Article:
“Supreme excellence consists of breaking the enemy’s resistance without fighting”
Two linked themes this morning – what about the little people? Most mornings I write about market macro and micro themes, but occasionally things happen that may just be a turning point. Two things to think about today: Big Tech and Retail Investors.
United they stand, divided they fall
The first big question this morning: what do the very different actions/responses by Facebook and Google to Australian legislation re Big Tech and publishing rights ultimately mean? Around the globe concerned governments are trying to rein in the power of Big Tech, but this week we’ve seen the opening skirmishes of what could be become a global tech war.
First round went to Government and Media.
It all happened Down-Under: Google backed away from fighting the new Oz rules, and settled after coming to suspiciously chummy terms with Murdoch’s News Corp and others. Earlier this week Google’s head of country basically threatened to shut down Google in Oz. She got a storm of contempt from parliament. Ozzie politicians were furious: how dare a big tech firm lecture a nation on what its laws should be. Just a few days later, Google does a deal (by all accounts a huge one) with the Dirty Digger.
In contrast, Facebook has followed through on a threat to effectively close Australian media posting anything, anywhere on the planet. The result was Australia, from weather reports to traffic news, ceased to exist in Facebook’s digital world. In response to the Facebook shut off, Oz Premier Scott Morrison said: “These actions will only confirm the concerns that an increasing number of countries are expressing about the behaviour of big tech companies who think they are bigger than governments and the rules should not apply to them.”
The first winner is Murdoch – getting a “substantial” payment from Google to carry its content (which includes much of Western Media from The Thunderer, the WSJ and NYT, and of course, the Sun). It should be positive across global media content providers – they just found a way to solve their monetisation issues.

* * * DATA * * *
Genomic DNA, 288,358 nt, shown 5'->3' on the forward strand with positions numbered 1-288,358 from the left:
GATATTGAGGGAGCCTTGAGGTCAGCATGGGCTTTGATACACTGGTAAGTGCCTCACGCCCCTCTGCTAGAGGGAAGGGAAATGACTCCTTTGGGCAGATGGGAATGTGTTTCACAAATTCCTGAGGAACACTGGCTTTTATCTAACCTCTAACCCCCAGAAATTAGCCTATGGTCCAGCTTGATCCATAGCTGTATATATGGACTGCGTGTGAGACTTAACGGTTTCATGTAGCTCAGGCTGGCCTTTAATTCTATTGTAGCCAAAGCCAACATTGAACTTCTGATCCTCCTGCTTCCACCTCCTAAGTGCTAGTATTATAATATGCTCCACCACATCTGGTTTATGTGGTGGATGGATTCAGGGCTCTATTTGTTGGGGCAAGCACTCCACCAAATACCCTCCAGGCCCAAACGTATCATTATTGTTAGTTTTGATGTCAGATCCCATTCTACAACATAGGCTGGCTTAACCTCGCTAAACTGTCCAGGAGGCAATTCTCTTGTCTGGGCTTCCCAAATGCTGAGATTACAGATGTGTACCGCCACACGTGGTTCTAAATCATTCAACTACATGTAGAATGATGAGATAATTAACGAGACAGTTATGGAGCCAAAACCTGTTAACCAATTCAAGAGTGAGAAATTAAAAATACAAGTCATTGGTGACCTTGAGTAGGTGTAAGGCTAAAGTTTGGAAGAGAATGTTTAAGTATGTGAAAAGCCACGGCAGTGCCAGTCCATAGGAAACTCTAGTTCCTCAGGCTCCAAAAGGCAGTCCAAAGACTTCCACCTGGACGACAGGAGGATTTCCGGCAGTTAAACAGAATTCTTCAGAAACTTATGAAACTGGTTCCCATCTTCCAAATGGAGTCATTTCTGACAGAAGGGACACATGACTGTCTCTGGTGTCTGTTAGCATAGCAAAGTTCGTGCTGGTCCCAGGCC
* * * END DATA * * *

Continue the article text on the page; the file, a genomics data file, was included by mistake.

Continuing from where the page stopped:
For the last 20-years global media has struggled to adapt and monetise their brands in the internet age. Comment and News is a very busy space – but where all news was free, then the public proved reluctant to splash out subscriptions for news. Newsrooms have been dying – pushed back from proper investigative reporting by the imperative of articles being targeted and written to top the search engines in the hope of some ad revenue.
The unravelling of the economics of news reporting, and declining respect for good writing and quality journalism has driven the rise of fake-news on social media. When all media is free, then it’s all equally valueless.
The Big Challenge for Governments and Big Tech is how to stem the flow of fake news, and the distortions it creates. How do governments and big tech police internet content without compromising free speech? Google has gone down the route of rewarding content from respected commentators by paying them for content – which raises the second issue of which media is respected and honest? How will governments, and the likely big tech regulators define which media should be paid by Big Tech and which should not? (Google’s Showcase and Apple News may be ways forward – by allow Big Tech to choose media partners, does it effectively make big tech responsible for policing them?)